Visual art exhibitions and events with a platform for critical writing
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By: Tamarin Norwood
Writing about writing as artwork
# 64 [30 August 2011]
Oh dear. That thing's happening again. Night-time hyperactivity. I have too much to do and I don't remotely want to go to sleep. Too many of the things are too exciting. I should be over tired, I barely slept last night because:
- 01:00ish - unexplained helicopter above our heads
- 04:00ish - bad dream about moving an artwork in a large museum because I thought it should be movable rather than static and then getting in trouble with the curator
- 05:30ish - bird singing very early and my feeling the need to tweet about it for #diyDC
- 05:45ish - imaginary worries about family members
- 05:50ish hearing our neighbour wake up, then listening out for anyone else on the street leaving for work oddly early
- 06:00ish - sudden fear of sharks
I really don't know what brought on the sharks.
# 63 [28 August 2011]
I got home exhausted this evening and wearing all my brother's clothes. It poured with rain as I found my way to his new flat this afternoon and my wet things had to come home with me in a bag. My feet came home in bags too, as it happens. We couldn't get my shoes dry, so he lent me a pair of new socks and put a plastic bag over each sock for a layer of waterproofing.
# 62 [26 August 2011]
I’ve been reading more Richard Schechner today (Between Theater and Anthropology), because I'm putting together a project about restored behaviour. Schechner writes about ‘twiceness’ in performance: that a character being performed is both ‘not’ that character (because it’s really an actor) and ‘not not’ that character (because the actor’s not being an actor but a character).
Something similar happens when you write about yourself or your work. You can find yourself doubled. In his book Self-Impression, Max Saunders
“discusses the vogue for fake memoirs, a genre he calls ‘autobiografiction,’ that is books in which the ‘I’ is an adopted alter ego, performed with complete convincingness. Saunders is interested in the way people romance themselves into another persona, and then give this ‘imaginary friend’ a complete life story.”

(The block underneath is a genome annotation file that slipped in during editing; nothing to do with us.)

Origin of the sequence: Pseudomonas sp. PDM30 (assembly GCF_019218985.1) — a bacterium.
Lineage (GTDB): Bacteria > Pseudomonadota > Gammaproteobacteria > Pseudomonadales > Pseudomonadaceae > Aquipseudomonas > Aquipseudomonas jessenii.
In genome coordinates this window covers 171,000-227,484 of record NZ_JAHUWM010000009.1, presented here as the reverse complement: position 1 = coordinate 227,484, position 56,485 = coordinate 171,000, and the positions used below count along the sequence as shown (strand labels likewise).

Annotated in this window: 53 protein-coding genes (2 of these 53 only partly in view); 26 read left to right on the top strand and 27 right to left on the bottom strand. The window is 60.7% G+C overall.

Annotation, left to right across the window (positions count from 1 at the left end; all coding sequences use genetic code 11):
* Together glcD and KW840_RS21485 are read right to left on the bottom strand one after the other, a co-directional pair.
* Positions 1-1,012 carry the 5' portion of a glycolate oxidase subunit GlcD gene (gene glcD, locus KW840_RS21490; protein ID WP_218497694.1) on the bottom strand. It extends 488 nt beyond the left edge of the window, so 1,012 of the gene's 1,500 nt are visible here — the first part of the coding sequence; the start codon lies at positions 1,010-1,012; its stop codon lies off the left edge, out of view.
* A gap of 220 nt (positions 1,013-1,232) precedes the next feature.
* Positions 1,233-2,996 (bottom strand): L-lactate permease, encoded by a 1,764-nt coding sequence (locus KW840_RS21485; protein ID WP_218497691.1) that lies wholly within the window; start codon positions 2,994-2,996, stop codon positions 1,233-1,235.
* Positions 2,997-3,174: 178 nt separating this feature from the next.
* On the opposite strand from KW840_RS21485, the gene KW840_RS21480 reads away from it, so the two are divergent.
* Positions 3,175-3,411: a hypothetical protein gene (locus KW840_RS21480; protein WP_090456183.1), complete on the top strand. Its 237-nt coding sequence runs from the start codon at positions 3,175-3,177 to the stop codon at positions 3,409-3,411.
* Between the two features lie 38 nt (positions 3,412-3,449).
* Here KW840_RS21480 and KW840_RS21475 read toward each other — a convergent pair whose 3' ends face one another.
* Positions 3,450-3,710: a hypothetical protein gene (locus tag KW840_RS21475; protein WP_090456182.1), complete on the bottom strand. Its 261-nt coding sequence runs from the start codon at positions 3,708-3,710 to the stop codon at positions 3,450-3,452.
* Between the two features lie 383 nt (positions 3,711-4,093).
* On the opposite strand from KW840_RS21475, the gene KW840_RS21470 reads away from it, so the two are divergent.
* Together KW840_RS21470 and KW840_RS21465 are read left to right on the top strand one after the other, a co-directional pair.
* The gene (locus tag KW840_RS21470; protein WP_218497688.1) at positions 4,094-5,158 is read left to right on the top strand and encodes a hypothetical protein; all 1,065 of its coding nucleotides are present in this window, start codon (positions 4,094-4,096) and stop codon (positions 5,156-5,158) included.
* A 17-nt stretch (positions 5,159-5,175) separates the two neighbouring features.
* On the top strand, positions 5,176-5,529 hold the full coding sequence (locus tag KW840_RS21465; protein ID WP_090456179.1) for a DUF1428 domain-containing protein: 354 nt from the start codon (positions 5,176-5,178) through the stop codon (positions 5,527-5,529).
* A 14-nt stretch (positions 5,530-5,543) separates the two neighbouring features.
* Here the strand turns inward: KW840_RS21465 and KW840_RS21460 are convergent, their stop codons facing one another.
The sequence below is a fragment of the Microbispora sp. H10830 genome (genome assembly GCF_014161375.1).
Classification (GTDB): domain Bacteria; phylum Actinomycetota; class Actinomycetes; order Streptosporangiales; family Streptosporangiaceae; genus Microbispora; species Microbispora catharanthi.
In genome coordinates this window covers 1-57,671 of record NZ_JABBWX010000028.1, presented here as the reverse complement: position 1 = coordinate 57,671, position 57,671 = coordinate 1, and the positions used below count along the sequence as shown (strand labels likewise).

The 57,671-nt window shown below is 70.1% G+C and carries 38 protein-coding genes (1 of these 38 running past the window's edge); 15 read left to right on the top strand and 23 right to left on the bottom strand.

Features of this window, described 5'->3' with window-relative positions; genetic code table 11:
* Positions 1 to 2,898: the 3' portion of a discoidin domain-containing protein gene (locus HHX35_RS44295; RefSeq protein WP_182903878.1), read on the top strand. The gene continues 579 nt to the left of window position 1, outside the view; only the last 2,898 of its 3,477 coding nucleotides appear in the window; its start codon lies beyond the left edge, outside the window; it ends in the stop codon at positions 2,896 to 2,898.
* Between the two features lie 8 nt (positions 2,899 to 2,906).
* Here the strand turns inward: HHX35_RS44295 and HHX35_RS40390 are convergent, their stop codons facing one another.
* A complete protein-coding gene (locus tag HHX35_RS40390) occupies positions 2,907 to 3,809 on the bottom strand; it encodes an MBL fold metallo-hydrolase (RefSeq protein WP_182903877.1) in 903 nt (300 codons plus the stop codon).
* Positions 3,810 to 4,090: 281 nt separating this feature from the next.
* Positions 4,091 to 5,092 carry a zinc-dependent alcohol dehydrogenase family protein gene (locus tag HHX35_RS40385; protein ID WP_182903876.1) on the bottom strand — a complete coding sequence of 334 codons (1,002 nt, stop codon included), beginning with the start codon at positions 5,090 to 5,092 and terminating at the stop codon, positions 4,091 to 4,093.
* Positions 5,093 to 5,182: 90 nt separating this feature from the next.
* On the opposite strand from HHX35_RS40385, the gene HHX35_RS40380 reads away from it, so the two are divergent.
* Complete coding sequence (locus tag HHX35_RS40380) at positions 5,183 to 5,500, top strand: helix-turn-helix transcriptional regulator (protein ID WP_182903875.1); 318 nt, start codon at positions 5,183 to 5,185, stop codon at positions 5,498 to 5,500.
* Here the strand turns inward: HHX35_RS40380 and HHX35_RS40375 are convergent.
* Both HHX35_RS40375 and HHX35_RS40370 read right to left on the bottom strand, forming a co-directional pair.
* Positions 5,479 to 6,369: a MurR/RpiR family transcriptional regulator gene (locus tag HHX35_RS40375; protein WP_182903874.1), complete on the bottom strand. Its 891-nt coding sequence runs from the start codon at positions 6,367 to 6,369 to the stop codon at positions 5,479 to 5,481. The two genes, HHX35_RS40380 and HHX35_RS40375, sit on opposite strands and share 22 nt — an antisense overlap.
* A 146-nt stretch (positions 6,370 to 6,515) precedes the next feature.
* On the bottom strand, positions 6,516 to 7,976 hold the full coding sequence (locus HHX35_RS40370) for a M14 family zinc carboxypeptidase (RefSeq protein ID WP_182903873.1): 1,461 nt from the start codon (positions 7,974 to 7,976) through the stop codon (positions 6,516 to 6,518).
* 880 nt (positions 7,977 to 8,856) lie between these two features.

That was Marina Warner, describing Saunders’ book in her LRB review of Tracey Emin’s Hayward exhibition. She goes on: “To appear to be confessing, not inventing, has become a necessary ingredient of a successful work of art. Tracey Emin the artist is the imaginary friend of Emin the life-writer.”
I’ve been writing a diary for more than half my life now. I write every day, and I frequently wonder about its effect over the years. Whether I like it or not, I think it provokes a similar kind of doubling. I was flicking through a diary from April 2011 earlier today, and found these notes:
Nevertheless the diary format does interest me. You can leave a line or two of space to indicate that between one paragraph and the next you’ve gone out of the book and into the world, and now you’re back, the book comes with you and stays behind at once. Goodness. These books are my oldest companions. You see: I live particularly in twiceness. I would be interested to look through these diaries to find references to the diaries themselves, to writing them, to their effect.
I came back to my desk from brushing my teeth earlier and found it good that the book was there, open and waiting and attentive, and I sat back down amongst it to keep marking the time.
Sometimes I write and the page isn’t listening.
Often this diary is a way of marking time. I might write: “I am in Berlin now,” like checking in, with a time stamp. It isn’t to describe being in Berlin, but to put together myself, Berlin, and the twiceness of myself. What would have happened if, say, I’d gone all the way to Bangladesh and back with my diary, but had neglected to write in it throughout? And how would it be different from having gone to Bangladesh, neglected to write, but also neglected to bring the actual book along?
Confirmation. You confirm life by writing it down. You confirm it by talking to friends, taking pictures, recalling… if you don’t get a chance to do this confirmation, at a distance from life, then you either get problems with accumulation or you find a way to confirm life in the actual living of life.
There: I have been away and done things; you have waited for two and a half blank lines but I have been away more than an hour. Do I wish I were you, book? The one waiting instead of the one having to go and do things to write down?
I’ve just photographed this tabletop, about a dozen photographs along its length, in eight columns or so.
# 61 [25 August 2011]
I have relatives either side of Australia: cousins in Perth, grandmother in Sydney. A few years ago I took a three-day train ride from one side to the other. I travelled alone. I slept and ate and showered on the train. Sometimes it would stop at night, sometimes it would keep going, through landscapes spectacular for their scale and sunrise and sameness.
I filled all my twelve video tapes on the journey, desperate to catch it all. Afterwards I looked through the tapes and almost every minute showed the inside of my tiny cabin: the fold-up metal washbasin, the fold-up table, the madly thin cupboard, the chair becoming a bed at night-time, the peculiar catch lock on the door, the shutters against the glass. The paper cups of tea. It remains the happiest holiday I can recall.
Only recently have I come to appreciate how absurd it was, and how telling, that I should travel the breadth of a continent and stare lovingly at the inside of my compartment throughout. I have every little detail down on tape. I did spend hours staring from the window, and climbed out to explore at every pit stop, but very little of that ended up on tape.